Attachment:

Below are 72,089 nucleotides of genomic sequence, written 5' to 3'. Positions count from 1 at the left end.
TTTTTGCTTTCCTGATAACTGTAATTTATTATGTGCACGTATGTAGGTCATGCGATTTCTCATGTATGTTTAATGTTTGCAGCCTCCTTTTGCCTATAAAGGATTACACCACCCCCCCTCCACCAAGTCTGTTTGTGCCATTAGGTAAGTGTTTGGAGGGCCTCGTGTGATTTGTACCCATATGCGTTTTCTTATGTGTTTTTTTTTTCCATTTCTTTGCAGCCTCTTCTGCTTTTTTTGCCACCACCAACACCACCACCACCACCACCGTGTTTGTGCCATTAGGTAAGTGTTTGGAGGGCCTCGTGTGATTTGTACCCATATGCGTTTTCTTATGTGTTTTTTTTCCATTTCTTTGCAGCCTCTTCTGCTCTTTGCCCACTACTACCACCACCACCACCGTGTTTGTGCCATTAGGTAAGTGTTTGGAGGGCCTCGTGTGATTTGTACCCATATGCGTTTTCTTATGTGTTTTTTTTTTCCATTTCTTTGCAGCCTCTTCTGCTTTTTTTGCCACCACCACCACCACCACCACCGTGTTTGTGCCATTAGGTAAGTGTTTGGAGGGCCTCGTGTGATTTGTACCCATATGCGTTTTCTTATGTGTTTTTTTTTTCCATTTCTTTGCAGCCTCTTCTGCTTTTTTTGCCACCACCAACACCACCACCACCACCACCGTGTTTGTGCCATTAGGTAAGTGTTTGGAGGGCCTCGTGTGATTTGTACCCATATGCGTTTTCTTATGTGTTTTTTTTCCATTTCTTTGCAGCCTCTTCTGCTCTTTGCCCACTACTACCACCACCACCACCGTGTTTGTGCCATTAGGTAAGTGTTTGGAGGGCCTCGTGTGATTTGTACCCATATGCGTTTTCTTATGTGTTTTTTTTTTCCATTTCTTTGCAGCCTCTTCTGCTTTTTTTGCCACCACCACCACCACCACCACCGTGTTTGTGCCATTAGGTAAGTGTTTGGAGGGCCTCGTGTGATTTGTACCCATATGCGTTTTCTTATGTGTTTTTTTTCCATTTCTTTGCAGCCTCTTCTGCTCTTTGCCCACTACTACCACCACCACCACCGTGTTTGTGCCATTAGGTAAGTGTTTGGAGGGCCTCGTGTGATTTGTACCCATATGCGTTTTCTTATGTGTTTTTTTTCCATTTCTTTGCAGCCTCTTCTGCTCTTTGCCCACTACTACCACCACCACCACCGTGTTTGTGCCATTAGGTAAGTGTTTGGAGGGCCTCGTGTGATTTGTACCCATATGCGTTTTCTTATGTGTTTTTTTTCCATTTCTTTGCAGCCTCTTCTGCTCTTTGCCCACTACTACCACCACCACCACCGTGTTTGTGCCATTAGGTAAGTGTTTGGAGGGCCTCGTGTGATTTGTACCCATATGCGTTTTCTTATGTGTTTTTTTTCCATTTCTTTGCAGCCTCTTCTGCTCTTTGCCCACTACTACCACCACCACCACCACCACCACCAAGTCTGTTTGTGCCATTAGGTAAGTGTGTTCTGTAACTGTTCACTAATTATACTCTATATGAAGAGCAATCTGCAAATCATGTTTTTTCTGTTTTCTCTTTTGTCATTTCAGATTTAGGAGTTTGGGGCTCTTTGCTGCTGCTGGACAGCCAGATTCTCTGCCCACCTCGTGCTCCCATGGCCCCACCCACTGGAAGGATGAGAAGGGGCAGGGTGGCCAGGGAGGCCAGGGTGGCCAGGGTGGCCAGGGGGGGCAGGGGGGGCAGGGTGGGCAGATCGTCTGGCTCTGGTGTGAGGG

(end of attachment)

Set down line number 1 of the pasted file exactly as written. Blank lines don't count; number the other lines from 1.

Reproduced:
Below are 72,089 nucleotides of genomic sequence, written 5' to 3'. Positions count from 1 at the left end.